Scott Jaschik

Scott Jaschik, Editor, is one of the three founders of Inside Higher Ed. With Doug Lederman, he leads the editorial operations of Inside Higher Ed, overseeing news content, opinion pieces, career advice, blogs and other features. Scott is a leading voice on higher education issues, quoted regularly in publications nationwide, and publishing articles on colleges in publications such as The New York Times, The Boston Globe, The Washington Post, Salon, and elsewhere. He has been a judge or screener for the National Magazine Awards, the Online Journalism Awards, the Folio Editorial Excellence Awards, and the Education Writers Association Awards. Scott served as a mentor in the community college fellowship program of the Hechinger Institute on Education and the Media, of Teachers College, Columbia University. He is a member of the board of the Education Writers Association. From 1999-2003, Scott was editor of The Chronicle of Higher Education. Scott grew up in Rochester, N.Y., and graduated from Cornell University in 1985. He lives in Washington.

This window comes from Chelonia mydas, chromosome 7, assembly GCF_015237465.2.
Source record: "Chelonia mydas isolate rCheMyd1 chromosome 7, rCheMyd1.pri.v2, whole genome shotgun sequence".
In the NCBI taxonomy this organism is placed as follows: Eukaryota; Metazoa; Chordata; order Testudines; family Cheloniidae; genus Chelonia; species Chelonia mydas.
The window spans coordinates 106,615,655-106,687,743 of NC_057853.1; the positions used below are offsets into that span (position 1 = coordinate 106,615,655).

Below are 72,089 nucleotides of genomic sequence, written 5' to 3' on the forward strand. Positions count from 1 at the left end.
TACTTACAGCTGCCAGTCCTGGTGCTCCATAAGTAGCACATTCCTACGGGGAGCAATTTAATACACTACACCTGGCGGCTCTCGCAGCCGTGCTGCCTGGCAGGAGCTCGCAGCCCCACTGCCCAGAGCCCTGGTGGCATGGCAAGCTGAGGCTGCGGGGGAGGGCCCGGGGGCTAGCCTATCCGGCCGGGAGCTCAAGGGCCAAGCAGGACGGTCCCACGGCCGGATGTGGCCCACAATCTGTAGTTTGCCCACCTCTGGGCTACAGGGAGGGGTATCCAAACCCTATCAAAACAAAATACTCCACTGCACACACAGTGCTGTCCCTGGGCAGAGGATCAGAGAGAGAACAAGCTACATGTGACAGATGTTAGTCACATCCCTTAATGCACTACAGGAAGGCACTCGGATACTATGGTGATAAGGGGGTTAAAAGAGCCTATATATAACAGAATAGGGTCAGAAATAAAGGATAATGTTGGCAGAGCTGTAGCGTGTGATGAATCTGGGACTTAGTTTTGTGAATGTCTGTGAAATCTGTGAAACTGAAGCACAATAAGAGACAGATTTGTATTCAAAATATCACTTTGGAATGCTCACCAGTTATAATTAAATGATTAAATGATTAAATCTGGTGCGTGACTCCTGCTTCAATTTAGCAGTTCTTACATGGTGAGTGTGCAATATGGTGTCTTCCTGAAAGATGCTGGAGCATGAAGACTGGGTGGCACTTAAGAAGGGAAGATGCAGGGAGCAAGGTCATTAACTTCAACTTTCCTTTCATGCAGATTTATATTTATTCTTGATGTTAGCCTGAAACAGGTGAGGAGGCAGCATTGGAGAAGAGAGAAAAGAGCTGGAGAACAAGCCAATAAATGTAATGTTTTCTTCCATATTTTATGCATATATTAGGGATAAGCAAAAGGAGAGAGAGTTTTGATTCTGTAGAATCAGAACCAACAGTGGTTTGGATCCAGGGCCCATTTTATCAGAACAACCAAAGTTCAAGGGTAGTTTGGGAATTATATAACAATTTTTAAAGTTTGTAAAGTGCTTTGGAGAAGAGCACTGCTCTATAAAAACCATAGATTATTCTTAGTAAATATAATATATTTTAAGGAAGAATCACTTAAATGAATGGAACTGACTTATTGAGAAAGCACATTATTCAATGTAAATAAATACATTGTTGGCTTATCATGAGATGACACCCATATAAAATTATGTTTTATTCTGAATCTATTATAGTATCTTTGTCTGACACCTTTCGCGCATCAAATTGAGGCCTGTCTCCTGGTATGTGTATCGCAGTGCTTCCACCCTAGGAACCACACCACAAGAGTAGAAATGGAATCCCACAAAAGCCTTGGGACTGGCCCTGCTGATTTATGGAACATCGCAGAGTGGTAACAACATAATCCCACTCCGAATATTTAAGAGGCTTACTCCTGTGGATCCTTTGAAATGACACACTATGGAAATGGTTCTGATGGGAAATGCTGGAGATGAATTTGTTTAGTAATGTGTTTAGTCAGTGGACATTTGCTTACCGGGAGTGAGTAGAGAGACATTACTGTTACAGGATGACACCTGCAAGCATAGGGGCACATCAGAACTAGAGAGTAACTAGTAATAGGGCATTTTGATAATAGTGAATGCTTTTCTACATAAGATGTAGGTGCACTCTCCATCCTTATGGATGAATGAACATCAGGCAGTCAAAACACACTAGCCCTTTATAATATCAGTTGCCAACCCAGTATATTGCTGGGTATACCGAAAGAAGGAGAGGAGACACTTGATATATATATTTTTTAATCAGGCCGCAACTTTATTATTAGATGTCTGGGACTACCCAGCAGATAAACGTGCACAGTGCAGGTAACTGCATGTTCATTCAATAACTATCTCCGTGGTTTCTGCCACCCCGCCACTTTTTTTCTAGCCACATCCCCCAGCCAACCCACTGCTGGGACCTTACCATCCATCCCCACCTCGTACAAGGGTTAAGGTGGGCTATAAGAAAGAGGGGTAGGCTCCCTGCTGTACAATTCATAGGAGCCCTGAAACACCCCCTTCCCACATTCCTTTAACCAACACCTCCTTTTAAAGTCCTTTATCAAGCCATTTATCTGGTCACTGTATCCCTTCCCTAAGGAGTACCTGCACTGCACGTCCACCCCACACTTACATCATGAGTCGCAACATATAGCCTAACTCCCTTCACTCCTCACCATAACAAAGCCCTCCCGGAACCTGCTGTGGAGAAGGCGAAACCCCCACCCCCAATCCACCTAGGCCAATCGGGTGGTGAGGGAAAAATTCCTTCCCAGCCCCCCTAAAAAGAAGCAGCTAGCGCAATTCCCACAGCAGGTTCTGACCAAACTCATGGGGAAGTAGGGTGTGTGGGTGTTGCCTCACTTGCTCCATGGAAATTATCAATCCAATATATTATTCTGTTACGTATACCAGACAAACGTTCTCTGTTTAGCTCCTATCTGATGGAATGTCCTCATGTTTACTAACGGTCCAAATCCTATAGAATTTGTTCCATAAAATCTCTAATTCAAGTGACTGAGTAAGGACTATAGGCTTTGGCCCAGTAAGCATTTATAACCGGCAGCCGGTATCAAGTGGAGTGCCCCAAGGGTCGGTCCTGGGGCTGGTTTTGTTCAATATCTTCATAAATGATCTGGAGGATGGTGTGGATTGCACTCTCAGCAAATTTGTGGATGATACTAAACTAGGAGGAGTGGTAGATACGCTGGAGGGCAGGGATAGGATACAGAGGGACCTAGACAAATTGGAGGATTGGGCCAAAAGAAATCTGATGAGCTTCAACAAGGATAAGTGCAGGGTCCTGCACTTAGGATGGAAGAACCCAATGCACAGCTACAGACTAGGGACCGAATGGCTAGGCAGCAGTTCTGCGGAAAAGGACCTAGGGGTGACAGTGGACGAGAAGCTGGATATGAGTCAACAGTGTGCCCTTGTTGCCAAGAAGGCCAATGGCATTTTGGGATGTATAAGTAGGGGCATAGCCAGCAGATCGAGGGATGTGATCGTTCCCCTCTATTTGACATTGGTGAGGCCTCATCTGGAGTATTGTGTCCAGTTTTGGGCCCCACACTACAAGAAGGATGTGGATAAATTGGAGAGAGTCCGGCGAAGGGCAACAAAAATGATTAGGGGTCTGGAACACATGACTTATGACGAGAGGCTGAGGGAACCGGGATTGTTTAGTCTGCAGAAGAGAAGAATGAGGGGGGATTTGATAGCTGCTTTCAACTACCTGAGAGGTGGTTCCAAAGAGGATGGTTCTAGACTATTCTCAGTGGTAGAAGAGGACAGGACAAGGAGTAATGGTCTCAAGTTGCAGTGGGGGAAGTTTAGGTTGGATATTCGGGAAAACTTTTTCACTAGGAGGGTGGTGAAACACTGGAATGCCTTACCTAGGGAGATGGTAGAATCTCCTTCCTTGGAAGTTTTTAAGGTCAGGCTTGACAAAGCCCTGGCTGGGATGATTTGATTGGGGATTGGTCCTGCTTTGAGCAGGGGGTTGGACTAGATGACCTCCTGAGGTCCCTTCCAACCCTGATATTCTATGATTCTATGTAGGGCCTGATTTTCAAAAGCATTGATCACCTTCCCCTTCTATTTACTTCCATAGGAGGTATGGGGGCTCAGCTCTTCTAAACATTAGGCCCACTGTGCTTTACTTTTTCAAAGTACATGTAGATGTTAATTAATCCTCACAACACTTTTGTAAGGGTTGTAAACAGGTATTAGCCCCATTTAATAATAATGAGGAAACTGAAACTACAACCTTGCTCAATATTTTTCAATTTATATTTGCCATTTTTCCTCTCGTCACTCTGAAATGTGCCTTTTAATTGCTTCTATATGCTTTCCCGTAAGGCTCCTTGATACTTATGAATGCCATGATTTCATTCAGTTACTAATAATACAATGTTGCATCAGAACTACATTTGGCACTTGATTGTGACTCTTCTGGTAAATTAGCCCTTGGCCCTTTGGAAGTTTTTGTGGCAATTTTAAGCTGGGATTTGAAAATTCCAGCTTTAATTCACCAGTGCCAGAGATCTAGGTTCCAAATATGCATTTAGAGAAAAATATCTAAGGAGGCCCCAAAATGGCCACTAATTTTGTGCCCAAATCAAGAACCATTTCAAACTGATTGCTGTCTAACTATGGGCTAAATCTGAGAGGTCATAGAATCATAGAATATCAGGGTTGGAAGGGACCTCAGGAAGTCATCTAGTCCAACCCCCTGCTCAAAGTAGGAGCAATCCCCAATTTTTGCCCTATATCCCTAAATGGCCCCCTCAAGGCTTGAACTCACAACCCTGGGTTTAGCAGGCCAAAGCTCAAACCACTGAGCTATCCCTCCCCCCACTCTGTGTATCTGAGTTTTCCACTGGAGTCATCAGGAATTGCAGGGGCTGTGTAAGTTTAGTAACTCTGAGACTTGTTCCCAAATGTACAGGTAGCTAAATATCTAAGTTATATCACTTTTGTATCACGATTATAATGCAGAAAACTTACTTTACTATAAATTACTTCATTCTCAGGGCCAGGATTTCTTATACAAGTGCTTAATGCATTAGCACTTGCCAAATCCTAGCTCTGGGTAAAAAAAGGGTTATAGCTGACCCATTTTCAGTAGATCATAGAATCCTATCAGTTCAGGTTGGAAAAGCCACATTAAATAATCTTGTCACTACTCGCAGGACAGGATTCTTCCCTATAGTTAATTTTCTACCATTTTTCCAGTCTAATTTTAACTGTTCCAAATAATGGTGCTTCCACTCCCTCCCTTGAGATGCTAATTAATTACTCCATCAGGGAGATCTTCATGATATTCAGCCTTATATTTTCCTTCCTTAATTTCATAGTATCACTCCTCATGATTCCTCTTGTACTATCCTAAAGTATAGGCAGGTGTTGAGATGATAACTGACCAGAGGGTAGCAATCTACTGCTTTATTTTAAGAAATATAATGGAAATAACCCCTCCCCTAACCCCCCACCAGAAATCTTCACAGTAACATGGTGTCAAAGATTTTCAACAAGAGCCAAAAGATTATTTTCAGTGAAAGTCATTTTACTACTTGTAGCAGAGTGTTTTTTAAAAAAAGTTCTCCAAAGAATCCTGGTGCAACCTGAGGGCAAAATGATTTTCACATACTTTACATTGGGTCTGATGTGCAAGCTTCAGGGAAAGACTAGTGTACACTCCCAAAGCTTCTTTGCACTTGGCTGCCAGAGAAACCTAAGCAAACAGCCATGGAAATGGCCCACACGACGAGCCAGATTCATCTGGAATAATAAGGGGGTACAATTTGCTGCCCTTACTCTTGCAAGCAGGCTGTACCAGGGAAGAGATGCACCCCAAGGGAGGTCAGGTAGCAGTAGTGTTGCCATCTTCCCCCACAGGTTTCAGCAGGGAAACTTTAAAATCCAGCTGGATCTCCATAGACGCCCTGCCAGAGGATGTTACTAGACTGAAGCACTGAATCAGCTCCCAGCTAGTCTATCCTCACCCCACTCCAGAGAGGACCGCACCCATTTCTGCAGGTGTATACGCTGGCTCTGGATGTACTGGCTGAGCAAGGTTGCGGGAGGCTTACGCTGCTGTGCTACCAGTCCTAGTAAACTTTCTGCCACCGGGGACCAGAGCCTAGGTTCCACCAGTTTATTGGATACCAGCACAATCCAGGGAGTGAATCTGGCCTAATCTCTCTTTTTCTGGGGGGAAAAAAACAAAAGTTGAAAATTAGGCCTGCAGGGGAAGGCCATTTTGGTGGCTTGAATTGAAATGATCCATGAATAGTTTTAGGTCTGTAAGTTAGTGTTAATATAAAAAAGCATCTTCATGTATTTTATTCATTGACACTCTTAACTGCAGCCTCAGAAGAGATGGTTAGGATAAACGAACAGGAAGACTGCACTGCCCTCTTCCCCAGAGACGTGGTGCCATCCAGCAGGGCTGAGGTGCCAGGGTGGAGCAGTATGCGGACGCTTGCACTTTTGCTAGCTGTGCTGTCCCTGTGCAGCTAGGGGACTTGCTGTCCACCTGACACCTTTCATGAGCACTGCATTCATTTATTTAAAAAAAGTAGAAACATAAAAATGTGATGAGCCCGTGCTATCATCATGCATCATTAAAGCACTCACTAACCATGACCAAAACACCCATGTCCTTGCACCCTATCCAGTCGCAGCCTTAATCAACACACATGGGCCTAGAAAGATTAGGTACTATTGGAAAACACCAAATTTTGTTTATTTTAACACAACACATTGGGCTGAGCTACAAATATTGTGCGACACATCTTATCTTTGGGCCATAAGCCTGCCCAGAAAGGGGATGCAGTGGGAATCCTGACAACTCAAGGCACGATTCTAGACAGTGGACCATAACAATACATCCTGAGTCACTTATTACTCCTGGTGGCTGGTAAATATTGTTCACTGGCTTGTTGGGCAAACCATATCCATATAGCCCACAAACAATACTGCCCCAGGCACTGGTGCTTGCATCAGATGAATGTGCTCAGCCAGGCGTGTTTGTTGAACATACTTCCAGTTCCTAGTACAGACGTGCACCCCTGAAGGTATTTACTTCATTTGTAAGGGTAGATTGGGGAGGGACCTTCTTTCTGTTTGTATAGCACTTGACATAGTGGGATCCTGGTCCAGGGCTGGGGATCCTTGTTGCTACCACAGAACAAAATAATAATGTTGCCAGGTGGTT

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Most Recent Articles

December 11, 2007
Harvard University on Monday unveiled a new approach to financial aid and a new definition of "middle income." The result will be substantially more generous aid packages for Harvard students with families that have incomes up to $180,000, who will be assured that family contributions to students' costs will not exceed 10 percent of family income in a given year. Harvard is also eliminating all loans from aid packages and eliminating home equity in calculations of family wealth.
December 10, 2007
As opponents of scientific consensus make free expression claims, a professor who wrote book to reconcile faith with evolution is banned from teaching general biology or having his book taught.
December 7, 2007
New data suggest that more people who start doctoral programs are sticking with them, at least in the sciences.
December 7, 2007
One study finds Western universities rushing in without a plan. Another study questions institutes being created by Chinese government at universities worldwide.
December 6, 2007
6 departments have now distanced themselves from their professional association's stance on interrogations, which they consider ethically inadequate.

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